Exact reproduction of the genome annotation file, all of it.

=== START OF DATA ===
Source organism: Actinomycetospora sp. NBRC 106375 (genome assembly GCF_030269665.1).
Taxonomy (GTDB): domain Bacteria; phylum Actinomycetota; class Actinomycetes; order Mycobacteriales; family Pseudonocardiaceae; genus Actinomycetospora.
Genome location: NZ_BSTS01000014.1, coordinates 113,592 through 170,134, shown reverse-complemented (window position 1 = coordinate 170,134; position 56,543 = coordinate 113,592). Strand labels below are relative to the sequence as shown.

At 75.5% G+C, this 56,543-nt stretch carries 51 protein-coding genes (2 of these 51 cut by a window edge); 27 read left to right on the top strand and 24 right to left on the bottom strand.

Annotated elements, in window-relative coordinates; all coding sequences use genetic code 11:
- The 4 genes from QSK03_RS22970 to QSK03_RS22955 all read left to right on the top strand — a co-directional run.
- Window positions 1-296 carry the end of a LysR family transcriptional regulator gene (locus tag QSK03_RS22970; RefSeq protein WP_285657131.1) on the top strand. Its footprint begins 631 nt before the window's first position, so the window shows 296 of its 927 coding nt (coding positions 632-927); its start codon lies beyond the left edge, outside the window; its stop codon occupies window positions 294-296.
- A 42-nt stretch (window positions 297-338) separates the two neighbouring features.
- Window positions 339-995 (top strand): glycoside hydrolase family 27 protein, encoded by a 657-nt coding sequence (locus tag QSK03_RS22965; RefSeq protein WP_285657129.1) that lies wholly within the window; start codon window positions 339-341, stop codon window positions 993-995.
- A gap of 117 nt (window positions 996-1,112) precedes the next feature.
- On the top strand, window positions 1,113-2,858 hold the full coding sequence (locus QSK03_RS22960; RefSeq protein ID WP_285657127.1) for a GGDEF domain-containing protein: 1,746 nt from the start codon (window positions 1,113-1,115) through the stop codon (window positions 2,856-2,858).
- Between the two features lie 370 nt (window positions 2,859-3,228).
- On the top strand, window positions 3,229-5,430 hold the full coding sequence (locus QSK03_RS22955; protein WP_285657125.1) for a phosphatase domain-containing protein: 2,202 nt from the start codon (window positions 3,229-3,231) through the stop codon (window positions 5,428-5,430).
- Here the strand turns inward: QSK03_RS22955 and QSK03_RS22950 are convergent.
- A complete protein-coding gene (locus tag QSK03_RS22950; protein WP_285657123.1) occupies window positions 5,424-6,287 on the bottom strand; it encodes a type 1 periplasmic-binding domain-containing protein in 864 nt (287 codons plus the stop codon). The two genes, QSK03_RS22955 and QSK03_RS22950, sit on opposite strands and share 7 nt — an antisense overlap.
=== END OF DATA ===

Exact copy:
Source organism: Actinomycetospora sp. NBRC 106375 (genome assembly GCF_030269665.1).
Taxonomy (GTDB): domain Bacteria; phylum Actinomycetota; class Actinomycetes; order Mycobacteriales; family Pseudonocardiaceae; genus Actinomycetospora.
Genome location: NZ_BSTS01000014.1, coordinates 113,592 through 170,134, shown reverse-complemented (window position 1 = coordinate 170,134; position 56,543 = coordinate 113,592). Strand labels below are relative to the sequence as shown.

At 75.5% G+C, this 56,543-nt stretch carries 51 protein-coding genes (2 of these 51 cut by a window edge); 27 read left to right on the top strand and 24 right to left on the bottom strand.

Annotated elements, in window-relative coordinates; all coding sequences use genetic code 11:
- The 4 genes from QSK03_RS22970 to QSK03_RS22955 all read left to right on the top strand — a co-directional run.
- Window positions 1-296 carry the end of a LysR family transcriptional regulator gene (locus tag QSK03_RS22970; RefSeq protein WP_285657131.1) on the top strand. Its footprint begins 631 nt before the window's first position, so the window shows 296 of its 927 coding nt (coding positions 632-927); its start codon lies beyond the left edge, outside the window; its stop codon occupies window positions 294-296.
- A 42-nt stretch (window positions 297-338) separates the two neighbouring features.
- Window positions 339-995 (top strand): glycoside hydrolase family 27 protein, encoded by a 657-nt coding sequence (locus tag QSK03_RS22965; RefSeq protein WP_285657129.1) that lies wholly within the window; start codon window positions 339-341, stop codon window positions 993-995.
- A gap of 117 nt (window positions 996-1,112) precedes the next feature.
- On the top strand, window positions 1,113-2,858 hold the full coding sequence (locus QSK03_RS22960; RefSeq protein ID WP_285657127.1) for a GGDEF domain-containing protein: 1,746 nt from the start codon (window positions 1,113-1,115) through the stop codon (window positions 2,856-2,858).
- Between the two features lie 370 nt (window positions 2,859-3,228).
- On the top strand, window positions 3,229-5,430 hold the full coding sequence (locus QSK03_RS22955; protein WP_285657125.1) for a phosphatase domain-containing protein: 2,202 nt from the start codon (window positions 3,229-3,231) through the stop codon (window positions 5,428-5,430).
- Here the strand turns inward: QSK03_RS22955 and QSK03_RS22950 are convergent.
- A complete protein-coding gene (locus tag QSK03_RS22950; protein WP_285657123.1) occupies window positions 5,424-6,287 on the bottom strand; it encodes a type 1 periplasmic-binding domain-containing protein in 864 nt (287 codons plus the stop codon). The two genes, QSK03_RS22955 and QSK03_RS22950, sit on opposite strands and share 7 nt — an antisense overlap.